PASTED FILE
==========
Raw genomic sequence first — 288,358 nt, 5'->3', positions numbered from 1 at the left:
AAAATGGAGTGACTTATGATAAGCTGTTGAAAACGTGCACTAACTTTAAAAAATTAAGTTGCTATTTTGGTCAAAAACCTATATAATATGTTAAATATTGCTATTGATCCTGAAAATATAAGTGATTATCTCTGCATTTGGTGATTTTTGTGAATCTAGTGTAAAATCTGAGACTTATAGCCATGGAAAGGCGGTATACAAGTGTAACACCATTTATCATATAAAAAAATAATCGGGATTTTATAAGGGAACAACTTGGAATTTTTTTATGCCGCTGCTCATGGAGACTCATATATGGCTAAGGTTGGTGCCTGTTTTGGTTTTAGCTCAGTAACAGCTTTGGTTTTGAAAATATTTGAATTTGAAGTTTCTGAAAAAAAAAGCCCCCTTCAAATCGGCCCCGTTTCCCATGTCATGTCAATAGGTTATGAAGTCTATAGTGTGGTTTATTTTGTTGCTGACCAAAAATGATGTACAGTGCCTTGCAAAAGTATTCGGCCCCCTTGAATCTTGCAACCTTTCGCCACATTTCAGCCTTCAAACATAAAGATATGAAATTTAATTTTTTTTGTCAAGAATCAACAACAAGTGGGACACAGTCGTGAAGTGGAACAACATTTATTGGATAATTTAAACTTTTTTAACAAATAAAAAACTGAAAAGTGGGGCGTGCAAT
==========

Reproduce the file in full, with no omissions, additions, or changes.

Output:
Raw genomic sequence first — 288,358 nt, 5'->3', positions numbered from 1 at the left:
AAAATGGAGTGACTTATGATAAGCTGTTGAAAACGTGCACTAACTTTAAAAAATTAAGTTGCTATTTTGGTCAAAAACCTATATAATATGTTAAATATTGCTATTGATCCTGAAAATATAAGTGATTATCTCTGCATTTGGTGATTTTTGTGAATCTAGTGTAAAATCTGAGACTTATAGCCATGGAAAGGCGGTATACAAGTGTAACACCATTTATCATATAAAAAAATAATCGGGATTTTATAAGGGAACAACTTGGAATTTTTTTATGCCGCTGCTCATGGAGACTCATATATGGCTAAGGTTGGTGCCTGTTTTGGTTTTAGCTCAGTAACAGCTTTGGTTTTGAAAATATTTGAATTTGAAGTTTCTGAAAAAAAAAGCCCCCTTCAAATCGGCCCCGTTTCCCATGTCATGTCAATAGGTTATGAAGTCTATAGTGTGGTTTATTTTGTTGCTGACCAAAAATGATGTACAGTGCCTTGCAAAAGTATTCGGCCCCCTTGAATCTTGCAACCTTTCGCCACATTTCAGCCTTCAAACATAAAGATATGAAATTTAATTTTTTTTGTCAAGAATCAACAACAAGTGGGACACAGTCGTGAAGTGGAACAACATTTATTGGATAATTTAAACTTTTTTAACAAATAAAAAACTGAAAAGTGGGGCGTGCAAT